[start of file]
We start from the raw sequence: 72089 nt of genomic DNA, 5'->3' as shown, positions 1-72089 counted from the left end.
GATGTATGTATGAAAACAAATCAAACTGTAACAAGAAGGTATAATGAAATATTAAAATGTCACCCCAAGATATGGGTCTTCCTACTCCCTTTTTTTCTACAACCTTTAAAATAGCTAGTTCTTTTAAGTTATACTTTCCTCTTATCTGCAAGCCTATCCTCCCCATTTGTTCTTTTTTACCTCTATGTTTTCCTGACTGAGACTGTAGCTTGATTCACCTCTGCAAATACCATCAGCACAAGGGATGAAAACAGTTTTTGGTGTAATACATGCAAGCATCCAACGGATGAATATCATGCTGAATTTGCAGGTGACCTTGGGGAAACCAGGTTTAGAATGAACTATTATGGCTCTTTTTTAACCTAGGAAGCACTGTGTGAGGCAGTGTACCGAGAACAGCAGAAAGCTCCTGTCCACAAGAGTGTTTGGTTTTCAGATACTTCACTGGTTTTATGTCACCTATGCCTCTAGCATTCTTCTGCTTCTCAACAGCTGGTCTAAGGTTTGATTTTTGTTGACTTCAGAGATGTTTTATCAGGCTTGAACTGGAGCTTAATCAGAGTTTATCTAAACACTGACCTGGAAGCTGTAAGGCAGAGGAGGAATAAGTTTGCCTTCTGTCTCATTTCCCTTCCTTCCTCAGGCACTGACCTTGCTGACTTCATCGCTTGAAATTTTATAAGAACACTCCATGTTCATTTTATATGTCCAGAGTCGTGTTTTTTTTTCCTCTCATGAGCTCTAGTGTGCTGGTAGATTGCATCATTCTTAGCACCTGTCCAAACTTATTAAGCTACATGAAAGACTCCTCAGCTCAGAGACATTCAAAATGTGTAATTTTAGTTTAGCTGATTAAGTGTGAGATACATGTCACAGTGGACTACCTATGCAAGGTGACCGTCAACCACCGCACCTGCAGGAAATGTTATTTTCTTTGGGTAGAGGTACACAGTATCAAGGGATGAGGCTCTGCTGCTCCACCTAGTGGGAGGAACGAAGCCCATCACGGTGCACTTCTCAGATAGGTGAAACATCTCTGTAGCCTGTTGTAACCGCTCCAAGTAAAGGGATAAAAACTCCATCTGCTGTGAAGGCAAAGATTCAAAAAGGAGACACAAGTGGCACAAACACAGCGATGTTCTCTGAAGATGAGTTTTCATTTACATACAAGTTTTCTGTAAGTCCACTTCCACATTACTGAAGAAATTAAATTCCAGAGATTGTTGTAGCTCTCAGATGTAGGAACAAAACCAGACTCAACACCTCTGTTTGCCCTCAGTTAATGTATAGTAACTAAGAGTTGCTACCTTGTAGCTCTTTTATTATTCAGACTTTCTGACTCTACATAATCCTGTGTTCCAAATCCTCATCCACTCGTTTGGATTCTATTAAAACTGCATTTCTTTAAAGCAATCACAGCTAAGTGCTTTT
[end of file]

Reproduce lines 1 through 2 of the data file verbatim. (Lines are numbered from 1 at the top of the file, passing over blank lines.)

We start from the raw sequence: 72089 nt of genomic DNA, 5'->3' as shown, positions 1-72089 counted from the left end.
GATGTATGTATGAAAACAAATCAAACTGTAACAAGAAGGTATAATGAAATATTAAAATGTCACCCCAAGATATGGGTCTTCCTACTCCCTTTTTTTCTACAACCTTTAAAATAGCTAGTTCTTTTAAGTTATACTTTCCTCTTATCTGCAAGCCTATCCTCCCCATTTGTTCTTTTTTACCTCTATGTTTTCCTGACTGAGACTGTAGCTTGATTCACCTCTGCAAATACCATCAGCACAAGGGATGAAAACAGTTTTTGGTGTAATACATGCAAGCATCCAACGGATGAATATCATGCTGAATTTGCAGGTGACCTTGGGGAAACCAGGTTTAGAATGAACTATTATGGCTCTTTTTTAACCTAGGAAGCACTGTGTGAGGCAGTGTACCGAGAACAGCAGAAAGCTCCTGTCCACAAGAGTGTTTGGTTTTCAGATACTTCACTGGTTTTATGTCACCTATGCCTCTAGCATTCTTCTGCTTCTCAACAGCTGGTCTAAGGTTTGATTTTTGTTGACTTCAGAGATGTTTTATCAGGCTTGAACTGGAGCTTAATCAGAGTTTATCTAAACACTGACCTGGAAGCTGTAAGGCAGAGGAGGAATAAGTTTGCCTTCTGTCTCATTTCCCTTCCTTCCTCAGGCACTGACCTTGCTGACTTCATCGCTTGAAATTTTATAAGAACACTCCATGTTCATTTTATATGTCCAGAGTCGTGTTTTTTTTTCCTCTCATGAGCTCTAGTGTGCTGGTAGATTGCATCATTCTTAGCACCTGTCCAAACTTATTAAGCTACATGAAAGACTCCTCAGCTCAGAGACATTCAAAATGTGTAATTTTAGTTTAGCTGATTAAGTGTGAGATACATGTCACAGTGGACTACCTATGCAAGGTGACCGTCAACCACCGCACCTGCAGGAAATGTTATTTTCTTTGGGTAGAGGTACACAGTATCAAGGGATGAGGCTCTGCTGCTCCACCTAGTGGGAGGAACGAAGCCCATCACGGTGCACTTCTCAGATAGGTGAAACATCTCTGTAGCCTGTTGTAACCGCTCCAAGTAAAGGGATAAAAACTCCATCTGCTGTGAAGGCAAAGATTCAAAAAGGAGACACAAGTGGCACAAACACAGCGATGTTCTCTGAAGATGAGTTTTCATTTACATACAAGTTTTCTGTAAGTCCACTTCCACATTACTGAAGAAATTAAATTCCAGAGATTGTTGTAGCTCTCAGATGTAGGAACAAAACCAGACTCAACACCTCTGTTTGCCCTCAGTTAATGTATAGTAACTAAGAGTTGCTACCTTGTAGCTCTTTTATTATTCAGACTTTCTGACTCTACATAATCCTGTGTTCCAAATCCTCATCCACTCGTTTGGATTCTATTAAAACTGCATTTCTTTAAAGCAATCACAGCTAAGTGCTTTT